3.      DiStefano, P.S., and Curtis, R.; Chapter 4 receptor mediated retrograde axonal transport of neurotrophic factors is increased after peripheral nerve injury; Progress in Brain Res.; 103:35-42 (1994)
4.      Moss, T.; Age-dependent uptake and retrograde axonal transport of exogenous albumin and transferrin in rat neurons; Brain Res.; Feb.; 672(1-2):14-23 (1995)
5.       Liu, J-J., et al.; BPAG1n4 is essential for retrograde axonal transport in sensory neurons; J. Cell Biol.; Oct.; 163(2):223-229 (2003)
6.      Roskams, A.J., and Connor, J.R.; Aluminum access to the brain: A role for transferrin and its receptor; Proc. Natl. Acad. Sci., USA; Neurobiology; 87:9024-27 (1990)
7.      House, E., et al.; Aluminum, iron, and copper in the human brain tissues donated to the Medical Research Council’s cognitive functioning and ageing study; Metallomics; Jan.;   4(1):56-65 (2012)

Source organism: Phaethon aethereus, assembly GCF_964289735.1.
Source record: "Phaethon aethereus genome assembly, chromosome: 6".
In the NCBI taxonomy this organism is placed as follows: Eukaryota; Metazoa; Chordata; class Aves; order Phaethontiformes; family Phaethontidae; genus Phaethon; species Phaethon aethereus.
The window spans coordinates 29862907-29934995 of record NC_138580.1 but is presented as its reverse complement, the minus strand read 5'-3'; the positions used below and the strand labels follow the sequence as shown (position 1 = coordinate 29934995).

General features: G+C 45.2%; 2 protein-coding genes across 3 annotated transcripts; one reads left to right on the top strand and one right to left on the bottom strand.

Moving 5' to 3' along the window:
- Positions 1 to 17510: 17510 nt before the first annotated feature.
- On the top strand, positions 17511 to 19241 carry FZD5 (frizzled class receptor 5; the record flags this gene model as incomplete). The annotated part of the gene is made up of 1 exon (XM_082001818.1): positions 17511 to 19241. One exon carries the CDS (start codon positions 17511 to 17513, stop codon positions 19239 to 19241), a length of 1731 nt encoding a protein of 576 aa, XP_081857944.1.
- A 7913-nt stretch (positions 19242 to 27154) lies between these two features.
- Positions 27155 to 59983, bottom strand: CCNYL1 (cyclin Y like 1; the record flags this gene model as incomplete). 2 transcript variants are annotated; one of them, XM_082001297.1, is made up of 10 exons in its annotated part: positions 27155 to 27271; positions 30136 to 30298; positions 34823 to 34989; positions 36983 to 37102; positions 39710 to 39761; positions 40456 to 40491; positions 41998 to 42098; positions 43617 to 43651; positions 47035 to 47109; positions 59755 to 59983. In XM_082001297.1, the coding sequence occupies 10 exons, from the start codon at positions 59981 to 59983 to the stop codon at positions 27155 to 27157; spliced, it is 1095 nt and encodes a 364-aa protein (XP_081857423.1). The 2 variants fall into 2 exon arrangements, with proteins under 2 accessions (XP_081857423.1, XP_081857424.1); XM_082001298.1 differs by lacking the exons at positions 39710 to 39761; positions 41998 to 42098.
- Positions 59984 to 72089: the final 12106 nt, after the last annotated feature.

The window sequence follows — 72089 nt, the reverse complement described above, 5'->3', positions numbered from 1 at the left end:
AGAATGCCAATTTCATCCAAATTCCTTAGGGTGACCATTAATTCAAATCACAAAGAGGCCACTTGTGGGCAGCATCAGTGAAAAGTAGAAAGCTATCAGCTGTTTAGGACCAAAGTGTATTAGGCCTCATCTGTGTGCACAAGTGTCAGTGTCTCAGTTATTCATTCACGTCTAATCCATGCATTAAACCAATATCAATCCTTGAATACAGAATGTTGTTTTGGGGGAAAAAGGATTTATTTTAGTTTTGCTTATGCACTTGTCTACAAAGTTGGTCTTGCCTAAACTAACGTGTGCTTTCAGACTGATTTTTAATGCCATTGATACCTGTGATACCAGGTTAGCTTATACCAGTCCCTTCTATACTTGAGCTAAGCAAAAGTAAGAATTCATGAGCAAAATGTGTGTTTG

8.      Gromeier, M. and Wimmer, E.; Mechanism of injury-provoked poliomyelitis; J. Virology; June; 72(6):5056-60 (1998)
9.      Hill, A.B., and Knowelden, J.; Inoculation and poliomyelitis – A statistical investigation in England and Wales in 1949; B.M.J.; July; p1-6 (1950)
10.  Greenberg, M., et. al.; The relation between recent injections and paralytic poliomyelitis in children; Feb.; Am. J. Pub. Health; 142-52 (1952)
11.  Messacar, K., et al.; Enterovirus A71 neurologic disease in children – Colorado 2018; M.M.W.R.; 67(36):1017-18 (2018)
12.  Acute flaccid myelitis among persons aged <21 years – United States, August 1 – November 13, 2014; M.M.W.R. Jan.; 63(53):1243-44 (2015)
13.  Zheng, W., et al.; Brain barrier systems: a new frontier in metal neurotoxicological research; Toxicol. Appl . Pharmacol.; Oct.; 192(1):1-11 (2003)